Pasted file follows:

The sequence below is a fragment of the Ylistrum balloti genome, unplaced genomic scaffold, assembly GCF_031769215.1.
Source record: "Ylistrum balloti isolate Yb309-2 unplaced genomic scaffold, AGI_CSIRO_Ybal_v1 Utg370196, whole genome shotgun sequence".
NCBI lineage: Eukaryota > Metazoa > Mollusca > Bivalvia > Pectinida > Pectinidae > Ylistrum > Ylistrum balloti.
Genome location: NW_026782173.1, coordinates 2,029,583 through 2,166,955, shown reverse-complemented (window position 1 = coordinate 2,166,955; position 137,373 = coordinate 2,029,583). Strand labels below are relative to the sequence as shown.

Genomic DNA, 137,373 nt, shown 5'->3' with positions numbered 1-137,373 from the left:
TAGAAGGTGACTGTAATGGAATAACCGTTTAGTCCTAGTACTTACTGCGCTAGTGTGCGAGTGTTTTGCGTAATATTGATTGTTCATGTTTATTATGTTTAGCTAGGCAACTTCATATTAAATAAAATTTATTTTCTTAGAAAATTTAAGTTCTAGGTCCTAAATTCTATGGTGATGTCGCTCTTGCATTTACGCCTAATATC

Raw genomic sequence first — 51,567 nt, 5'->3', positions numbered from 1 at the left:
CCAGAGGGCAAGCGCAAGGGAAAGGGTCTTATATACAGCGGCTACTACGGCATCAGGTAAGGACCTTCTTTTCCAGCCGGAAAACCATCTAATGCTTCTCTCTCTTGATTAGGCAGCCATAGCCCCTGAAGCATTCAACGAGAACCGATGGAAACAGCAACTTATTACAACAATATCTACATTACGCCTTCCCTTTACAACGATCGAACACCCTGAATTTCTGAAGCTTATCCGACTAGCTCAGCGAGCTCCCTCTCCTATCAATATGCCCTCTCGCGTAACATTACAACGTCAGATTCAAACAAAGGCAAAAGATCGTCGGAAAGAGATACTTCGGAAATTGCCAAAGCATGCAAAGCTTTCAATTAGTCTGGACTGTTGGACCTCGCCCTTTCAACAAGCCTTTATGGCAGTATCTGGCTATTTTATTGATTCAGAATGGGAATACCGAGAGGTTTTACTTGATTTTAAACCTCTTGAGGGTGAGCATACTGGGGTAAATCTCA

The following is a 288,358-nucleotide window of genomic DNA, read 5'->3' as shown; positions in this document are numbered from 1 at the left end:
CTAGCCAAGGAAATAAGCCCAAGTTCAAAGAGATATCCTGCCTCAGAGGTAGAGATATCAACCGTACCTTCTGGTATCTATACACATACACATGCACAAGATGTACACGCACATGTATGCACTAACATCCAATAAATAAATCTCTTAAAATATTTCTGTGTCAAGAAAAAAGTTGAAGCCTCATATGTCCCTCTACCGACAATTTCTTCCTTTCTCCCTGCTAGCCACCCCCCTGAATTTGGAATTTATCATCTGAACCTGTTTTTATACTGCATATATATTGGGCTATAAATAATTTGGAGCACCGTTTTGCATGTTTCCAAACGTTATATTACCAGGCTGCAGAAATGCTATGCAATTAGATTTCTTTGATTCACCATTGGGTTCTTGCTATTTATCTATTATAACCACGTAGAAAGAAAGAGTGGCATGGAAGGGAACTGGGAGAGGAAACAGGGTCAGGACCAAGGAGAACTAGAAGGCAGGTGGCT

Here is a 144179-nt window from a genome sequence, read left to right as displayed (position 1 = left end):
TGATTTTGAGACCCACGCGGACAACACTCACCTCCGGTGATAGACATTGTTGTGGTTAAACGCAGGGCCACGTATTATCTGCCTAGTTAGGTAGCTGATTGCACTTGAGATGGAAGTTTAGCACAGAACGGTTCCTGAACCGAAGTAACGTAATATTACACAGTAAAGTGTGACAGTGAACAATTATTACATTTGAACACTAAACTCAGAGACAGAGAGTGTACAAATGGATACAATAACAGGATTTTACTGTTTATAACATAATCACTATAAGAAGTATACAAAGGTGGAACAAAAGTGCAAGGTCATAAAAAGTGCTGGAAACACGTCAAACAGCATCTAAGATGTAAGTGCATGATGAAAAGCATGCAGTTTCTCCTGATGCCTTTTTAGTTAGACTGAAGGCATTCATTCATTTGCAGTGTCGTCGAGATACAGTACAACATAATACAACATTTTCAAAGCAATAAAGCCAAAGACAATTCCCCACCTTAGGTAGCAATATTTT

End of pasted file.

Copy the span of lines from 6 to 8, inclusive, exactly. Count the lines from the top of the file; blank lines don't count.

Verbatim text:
TAGAAGGTGACTGTAATGGAATAACCGTTTAGTCCTAGTACTTACTGCGCTAGTGTGCGAGTGTTTTGCGTAATATTGATTGTTCATGTTTATTATGTTTAGCTAGGCAACTTCATATTAAATAAAATTTATTTTCTTAGAAAATTTAAGTTCTAGGTCCTAAATTCTATGGTGATGTCGCTCTTGCATTTACGCCTAATATC

Raw genomic sequence first — 51,567 nt, 5'->3', positions numbered from 1 at the left:
CCAGAGGGCAAGCGCAAGGGAAAGGGTCTTATATACAGCGGCTACTACGGCATCAGGTAAGGACCTTCTTTTCCAGCCGGAAAACCATCTAATGCTTCTCTCTCTTGATTAGGCAGCCATAGCCCCTGAAGCATTCAACGAGAACCGATGGAAACAGCAACTTATTACAACAATATCTACATTACGCCTTCCCTTTACAACGATCGAACACCCTGAATTTCTGAAGCTTATCCGACTAGCTCAGCGAGCTCCCTCTCCTATCAATATGCCCTCTCGCGTAACATTACAACGTCAGATTCAAACAAAGGCAAAAGATCGTCGGAAAGAGATACTTCGGAAATTGCCAAAGCATGCAAAGCTTTCAATTAGTCTGGACTGTTGGACCTCGCCCTTTCAACAAGCCTTTATGGCAGTATCTGGCTATTTTATTGATTCAGAATGGGAATACCGAGAGGTTTTACTTGATTTTAAACCTCTTGAGGGTGAGCATACTGGGGTAAATCTCA